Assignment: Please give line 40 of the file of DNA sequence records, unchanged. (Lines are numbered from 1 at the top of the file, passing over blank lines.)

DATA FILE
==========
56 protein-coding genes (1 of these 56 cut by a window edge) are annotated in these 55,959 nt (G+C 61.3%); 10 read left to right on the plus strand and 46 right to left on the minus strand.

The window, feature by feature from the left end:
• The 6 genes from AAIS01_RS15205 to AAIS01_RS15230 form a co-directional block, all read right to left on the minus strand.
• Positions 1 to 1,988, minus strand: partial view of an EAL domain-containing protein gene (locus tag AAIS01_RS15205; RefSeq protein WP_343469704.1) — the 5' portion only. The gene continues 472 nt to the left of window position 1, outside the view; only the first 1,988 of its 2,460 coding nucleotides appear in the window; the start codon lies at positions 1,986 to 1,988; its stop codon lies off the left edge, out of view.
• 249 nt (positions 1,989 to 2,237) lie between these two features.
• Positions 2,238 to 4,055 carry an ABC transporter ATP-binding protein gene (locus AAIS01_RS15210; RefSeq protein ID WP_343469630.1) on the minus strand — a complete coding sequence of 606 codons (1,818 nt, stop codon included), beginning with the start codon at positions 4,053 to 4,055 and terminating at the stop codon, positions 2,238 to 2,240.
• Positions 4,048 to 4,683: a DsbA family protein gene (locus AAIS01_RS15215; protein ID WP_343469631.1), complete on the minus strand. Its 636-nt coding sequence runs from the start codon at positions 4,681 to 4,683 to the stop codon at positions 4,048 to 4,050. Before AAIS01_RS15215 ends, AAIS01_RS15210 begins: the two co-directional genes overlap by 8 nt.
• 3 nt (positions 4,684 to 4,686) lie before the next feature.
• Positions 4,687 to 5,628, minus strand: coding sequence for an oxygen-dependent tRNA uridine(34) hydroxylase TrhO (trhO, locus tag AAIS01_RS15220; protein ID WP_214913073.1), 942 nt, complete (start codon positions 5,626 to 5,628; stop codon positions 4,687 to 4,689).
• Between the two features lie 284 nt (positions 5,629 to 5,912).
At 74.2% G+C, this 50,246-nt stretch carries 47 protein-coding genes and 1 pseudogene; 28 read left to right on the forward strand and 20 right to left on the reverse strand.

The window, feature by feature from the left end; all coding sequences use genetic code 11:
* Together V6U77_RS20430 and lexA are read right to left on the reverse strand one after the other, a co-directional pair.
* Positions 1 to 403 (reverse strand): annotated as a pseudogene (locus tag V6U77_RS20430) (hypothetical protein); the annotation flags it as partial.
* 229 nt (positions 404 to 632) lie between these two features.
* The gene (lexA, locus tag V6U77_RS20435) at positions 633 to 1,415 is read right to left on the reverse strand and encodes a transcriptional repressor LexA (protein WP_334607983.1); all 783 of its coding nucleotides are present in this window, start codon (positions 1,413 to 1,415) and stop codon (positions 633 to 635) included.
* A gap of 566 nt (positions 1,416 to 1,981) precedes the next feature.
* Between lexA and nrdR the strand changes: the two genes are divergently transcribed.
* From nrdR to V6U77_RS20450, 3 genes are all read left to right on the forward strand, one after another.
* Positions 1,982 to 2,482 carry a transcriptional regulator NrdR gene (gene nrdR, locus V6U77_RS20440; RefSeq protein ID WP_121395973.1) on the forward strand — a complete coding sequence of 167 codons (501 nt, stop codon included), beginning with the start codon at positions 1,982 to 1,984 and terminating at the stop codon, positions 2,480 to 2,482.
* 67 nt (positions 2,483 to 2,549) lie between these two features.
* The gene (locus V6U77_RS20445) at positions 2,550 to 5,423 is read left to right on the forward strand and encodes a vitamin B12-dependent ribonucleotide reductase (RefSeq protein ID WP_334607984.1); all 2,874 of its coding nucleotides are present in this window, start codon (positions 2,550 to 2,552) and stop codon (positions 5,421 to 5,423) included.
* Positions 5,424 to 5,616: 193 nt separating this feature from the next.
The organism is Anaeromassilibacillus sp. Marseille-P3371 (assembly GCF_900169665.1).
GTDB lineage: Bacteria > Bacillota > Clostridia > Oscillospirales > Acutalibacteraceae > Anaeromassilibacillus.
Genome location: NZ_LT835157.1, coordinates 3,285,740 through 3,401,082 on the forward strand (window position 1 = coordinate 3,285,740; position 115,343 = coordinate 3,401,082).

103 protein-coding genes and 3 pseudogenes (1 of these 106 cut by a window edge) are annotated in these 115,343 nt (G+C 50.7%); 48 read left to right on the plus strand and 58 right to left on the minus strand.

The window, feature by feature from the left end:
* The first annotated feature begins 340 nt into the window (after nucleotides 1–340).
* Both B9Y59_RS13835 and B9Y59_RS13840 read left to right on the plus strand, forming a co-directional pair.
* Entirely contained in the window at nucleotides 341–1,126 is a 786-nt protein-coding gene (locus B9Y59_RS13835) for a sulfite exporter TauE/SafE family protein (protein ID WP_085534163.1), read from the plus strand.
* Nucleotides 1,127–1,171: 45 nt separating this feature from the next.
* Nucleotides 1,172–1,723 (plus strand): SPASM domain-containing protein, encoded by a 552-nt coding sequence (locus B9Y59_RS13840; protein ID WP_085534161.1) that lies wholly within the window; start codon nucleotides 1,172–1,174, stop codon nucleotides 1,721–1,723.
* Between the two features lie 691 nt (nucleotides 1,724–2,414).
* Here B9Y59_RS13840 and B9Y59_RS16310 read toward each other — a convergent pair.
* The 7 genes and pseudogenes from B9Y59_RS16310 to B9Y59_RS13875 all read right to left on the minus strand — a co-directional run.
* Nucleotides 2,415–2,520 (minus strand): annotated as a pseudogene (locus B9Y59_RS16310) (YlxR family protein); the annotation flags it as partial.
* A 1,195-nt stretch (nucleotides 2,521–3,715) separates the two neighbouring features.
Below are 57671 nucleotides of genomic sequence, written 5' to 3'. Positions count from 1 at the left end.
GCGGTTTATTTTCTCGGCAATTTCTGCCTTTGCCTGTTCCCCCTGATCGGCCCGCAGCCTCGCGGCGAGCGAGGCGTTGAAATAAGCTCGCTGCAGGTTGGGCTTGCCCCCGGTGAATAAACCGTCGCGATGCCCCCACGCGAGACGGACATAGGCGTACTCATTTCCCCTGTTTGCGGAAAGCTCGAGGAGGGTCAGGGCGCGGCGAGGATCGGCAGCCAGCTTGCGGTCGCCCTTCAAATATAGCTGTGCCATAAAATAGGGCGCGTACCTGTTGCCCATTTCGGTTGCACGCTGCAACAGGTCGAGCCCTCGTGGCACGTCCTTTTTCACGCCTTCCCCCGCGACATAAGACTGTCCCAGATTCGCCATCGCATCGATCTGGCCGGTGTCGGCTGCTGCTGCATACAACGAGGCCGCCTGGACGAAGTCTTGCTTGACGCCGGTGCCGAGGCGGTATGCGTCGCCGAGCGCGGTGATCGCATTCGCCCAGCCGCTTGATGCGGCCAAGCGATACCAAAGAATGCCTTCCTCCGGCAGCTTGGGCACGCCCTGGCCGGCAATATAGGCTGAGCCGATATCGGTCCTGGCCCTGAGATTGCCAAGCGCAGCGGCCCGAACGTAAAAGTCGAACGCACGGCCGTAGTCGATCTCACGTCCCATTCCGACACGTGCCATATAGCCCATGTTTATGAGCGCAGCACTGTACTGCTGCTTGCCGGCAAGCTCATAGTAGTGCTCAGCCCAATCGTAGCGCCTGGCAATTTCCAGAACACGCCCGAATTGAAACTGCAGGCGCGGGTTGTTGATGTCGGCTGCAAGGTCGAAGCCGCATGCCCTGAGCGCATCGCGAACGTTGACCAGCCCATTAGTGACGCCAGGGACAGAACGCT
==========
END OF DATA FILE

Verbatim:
GCGGTTTATTTTCTCGGCAATTTCTGCCTTTGCCTGTTCCCCCTGATCGGCCCGCAGCCTCGCGGCGAGCGAGGCGTTGAAATAAGCTCGCTGCAGGTTGGGCTTGCCCCCGGTGAATAAACCGTCGCGATGCCCCCACGCGAGACGGACATAGGCGTACTCATTTCCCCTGTTTGCGGAAAGCTCGAGGAGGGTCAGGGCGCGGCGAGGATCGGCAGCCAGCTTGCGGTCGCCCTTCAAATATAGCTGTGCCATAAAATAGGGCGCGTACCTGTTGCCCATTTCGGTTGCACGCTGCAACAGGTCGAGCCCTCGTGGCACGTCCTTTTTCACGCCTTCCCCCGCGACATAAGACTGTCCCAGATTCGCCATCGCATCGATCTGGCCGGTGTCGGCTGCTGCTGCATACAACGAGGCCGCCTGGACGAAGTCTTGCTTGACGCCGGTGCCGAGGCGGTATGCGTCGCCGAGCGCGGTGATCGCATTCGCCCAGCCGCTTGATGCGGCCAAGCGATACCAAAGAATGCCTTCCTCCGGCAGCTTGGGCACGCCCTGGCCGGCAATATAGGCTGAGCCGATATCGGTCCTGGCCCTGAGATTGCCAAGCGCAGCGGCCCGAACGTAAAAGTCGAACGCACGGCCGTAGTCGATCTCACGTCCCATTCCGACACGTGCCATATAGCCCATGTTTATGAGCGCAGCACTGTACTGCTGCTTGCCGGCAAGCTCATAGTAGTGCTCAGCCCAATCGTAGCGCCTGGCAATTTCCAGAACACGCCCGAATTGAAACTGCAGGCGCGGGTTGTTGATGTCGGCTGCAAGGTCGAAGCCGCATGCCCTGAGCGCATCGCGAACGTTGACCAGCCCATTAGTGACGCCAGGGACAGAACGCT